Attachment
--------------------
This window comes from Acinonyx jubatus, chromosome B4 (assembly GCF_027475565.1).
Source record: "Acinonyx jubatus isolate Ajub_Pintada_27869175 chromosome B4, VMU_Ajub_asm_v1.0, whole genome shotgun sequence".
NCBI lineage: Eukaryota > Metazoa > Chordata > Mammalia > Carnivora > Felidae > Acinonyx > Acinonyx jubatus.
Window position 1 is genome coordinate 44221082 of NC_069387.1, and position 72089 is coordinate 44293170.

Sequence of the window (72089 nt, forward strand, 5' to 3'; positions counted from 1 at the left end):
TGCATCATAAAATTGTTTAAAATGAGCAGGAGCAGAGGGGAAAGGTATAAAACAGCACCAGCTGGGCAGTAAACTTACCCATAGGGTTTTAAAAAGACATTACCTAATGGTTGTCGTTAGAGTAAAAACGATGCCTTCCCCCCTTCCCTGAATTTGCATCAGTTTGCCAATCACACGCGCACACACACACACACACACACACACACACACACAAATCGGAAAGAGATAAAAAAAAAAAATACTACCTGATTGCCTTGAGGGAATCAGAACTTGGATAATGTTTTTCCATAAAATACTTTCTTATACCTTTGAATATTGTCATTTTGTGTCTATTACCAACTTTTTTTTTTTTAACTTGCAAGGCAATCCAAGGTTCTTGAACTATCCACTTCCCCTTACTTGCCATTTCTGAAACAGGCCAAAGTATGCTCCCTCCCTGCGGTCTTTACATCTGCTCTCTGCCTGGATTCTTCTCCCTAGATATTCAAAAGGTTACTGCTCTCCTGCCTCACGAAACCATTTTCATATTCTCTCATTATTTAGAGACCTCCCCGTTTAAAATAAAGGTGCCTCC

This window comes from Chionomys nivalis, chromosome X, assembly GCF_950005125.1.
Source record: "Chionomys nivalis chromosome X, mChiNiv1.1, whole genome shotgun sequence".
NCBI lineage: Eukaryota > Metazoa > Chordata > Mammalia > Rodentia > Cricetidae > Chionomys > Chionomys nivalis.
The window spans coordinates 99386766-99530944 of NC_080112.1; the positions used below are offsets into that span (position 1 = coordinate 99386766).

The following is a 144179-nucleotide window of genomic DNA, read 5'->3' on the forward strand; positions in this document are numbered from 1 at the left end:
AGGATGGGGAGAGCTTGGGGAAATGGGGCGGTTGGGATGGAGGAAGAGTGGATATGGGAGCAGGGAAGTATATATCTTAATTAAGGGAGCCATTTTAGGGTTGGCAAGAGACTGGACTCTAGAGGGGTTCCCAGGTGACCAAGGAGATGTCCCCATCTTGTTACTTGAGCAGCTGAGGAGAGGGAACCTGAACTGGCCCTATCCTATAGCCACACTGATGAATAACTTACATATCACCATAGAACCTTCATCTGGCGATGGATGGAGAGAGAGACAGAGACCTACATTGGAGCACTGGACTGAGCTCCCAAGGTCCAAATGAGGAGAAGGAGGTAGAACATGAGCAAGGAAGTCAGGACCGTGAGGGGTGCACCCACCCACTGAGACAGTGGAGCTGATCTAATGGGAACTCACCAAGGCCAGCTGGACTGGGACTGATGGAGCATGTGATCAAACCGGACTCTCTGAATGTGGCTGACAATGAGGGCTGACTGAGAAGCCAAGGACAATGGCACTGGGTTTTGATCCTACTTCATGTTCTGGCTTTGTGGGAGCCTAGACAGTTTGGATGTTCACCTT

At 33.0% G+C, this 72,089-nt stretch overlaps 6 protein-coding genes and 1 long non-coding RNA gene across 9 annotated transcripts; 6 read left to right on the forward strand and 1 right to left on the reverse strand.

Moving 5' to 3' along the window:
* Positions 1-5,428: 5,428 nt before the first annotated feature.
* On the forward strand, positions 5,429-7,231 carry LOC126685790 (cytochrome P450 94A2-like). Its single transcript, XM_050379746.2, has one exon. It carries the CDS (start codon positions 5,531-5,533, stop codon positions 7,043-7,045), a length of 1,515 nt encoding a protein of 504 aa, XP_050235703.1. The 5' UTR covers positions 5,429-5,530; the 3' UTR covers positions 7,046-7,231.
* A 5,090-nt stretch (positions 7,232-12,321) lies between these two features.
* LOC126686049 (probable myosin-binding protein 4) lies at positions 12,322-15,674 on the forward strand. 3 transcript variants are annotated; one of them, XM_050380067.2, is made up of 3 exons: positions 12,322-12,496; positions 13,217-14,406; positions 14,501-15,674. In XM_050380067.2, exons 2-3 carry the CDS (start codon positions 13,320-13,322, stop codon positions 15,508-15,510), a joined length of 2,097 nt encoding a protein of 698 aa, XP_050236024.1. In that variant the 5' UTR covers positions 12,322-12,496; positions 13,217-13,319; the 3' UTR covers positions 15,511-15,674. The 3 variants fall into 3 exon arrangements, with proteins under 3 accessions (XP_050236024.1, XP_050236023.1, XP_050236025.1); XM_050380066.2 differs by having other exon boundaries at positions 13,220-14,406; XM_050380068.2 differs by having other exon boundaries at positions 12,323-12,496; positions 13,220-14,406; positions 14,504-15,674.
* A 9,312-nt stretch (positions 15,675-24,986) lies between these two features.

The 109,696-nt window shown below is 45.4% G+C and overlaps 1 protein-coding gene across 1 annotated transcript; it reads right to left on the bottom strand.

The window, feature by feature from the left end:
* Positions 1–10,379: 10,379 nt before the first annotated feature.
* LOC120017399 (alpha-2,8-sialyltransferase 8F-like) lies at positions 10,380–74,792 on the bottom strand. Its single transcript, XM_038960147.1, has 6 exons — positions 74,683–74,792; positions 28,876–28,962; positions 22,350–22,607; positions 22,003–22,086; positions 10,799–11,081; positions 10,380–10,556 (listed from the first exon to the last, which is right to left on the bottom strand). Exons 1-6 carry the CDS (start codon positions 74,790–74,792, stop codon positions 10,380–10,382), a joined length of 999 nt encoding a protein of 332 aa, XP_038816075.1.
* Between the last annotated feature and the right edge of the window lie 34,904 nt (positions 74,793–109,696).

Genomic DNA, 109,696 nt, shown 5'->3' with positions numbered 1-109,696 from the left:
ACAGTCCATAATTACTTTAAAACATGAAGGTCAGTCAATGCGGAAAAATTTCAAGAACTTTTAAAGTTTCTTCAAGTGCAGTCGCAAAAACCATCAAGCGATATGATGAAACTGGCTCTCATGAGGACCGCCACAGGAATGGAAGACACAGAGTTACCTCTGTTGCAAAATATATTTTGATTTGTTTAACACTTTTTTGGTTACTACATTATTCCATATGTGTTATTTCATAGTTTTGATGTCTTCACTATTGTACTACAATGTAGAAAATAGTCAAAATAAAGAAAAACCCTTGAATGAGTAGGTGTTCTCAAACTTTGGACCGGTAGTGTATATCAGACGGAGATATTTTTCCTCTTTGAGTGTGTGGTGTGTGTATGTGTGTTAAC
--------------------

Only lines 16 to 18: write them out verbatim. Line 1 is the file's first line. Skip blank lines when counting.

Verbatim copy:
* On the forward strand, positions 5,429-7,231 carry LOC126685790 (cytochrome P450 94A2-like). Its single transcript, XM_050379746.2, has one exon. It carries the CDS (start codon positions 5,531-5,533, stop codon positions 7,043-7,045), a length of 1,515 nt encoding a protein of 504 aa, XP_050235703.1. The 5' UTR covers positions 5,429-5,530; the 3' UTR covers positions 7,046-7,231.
* A 5,090-nt stretch (positions 7,232-12,321) lies between these two features.
* LOC126686049 (probable myosin-binding protein 4) lies at positions 12,322-15,674 on the forward strand. 3 transcript variants are annotated; one of them, XM_050380067.2, is made up of 3 exons: positions 12,322-12,496; positions 13,217-14,406; positions 14,501-15,674. In XM_050380067.2, exons 2-3 carry the CDS (start codon positions 13,320-13,322, stop codon positions 15,508-15,510), a joined length of 2,097 nt encoding a protein of 698 aa, XP_050236024.1. In that variant the 5' UTR covers positions 12,322-12,496; positions 13,217-13,319; the 3' UTR covers positions 15,511-15,674. The 3 variants fall into 3 exon arrangements, with proteins under 3 accessions (XP_050236024.1, XP_050236023.1, XP_050236025.1); XM_050380066.2 differs by having other exon boundaries at positions 13,220-14,406; XM_050380068.2 differs by having other exon boundaries at positions 12,323-12,496; positions 13,220-14,406; positions 14,504-15,674.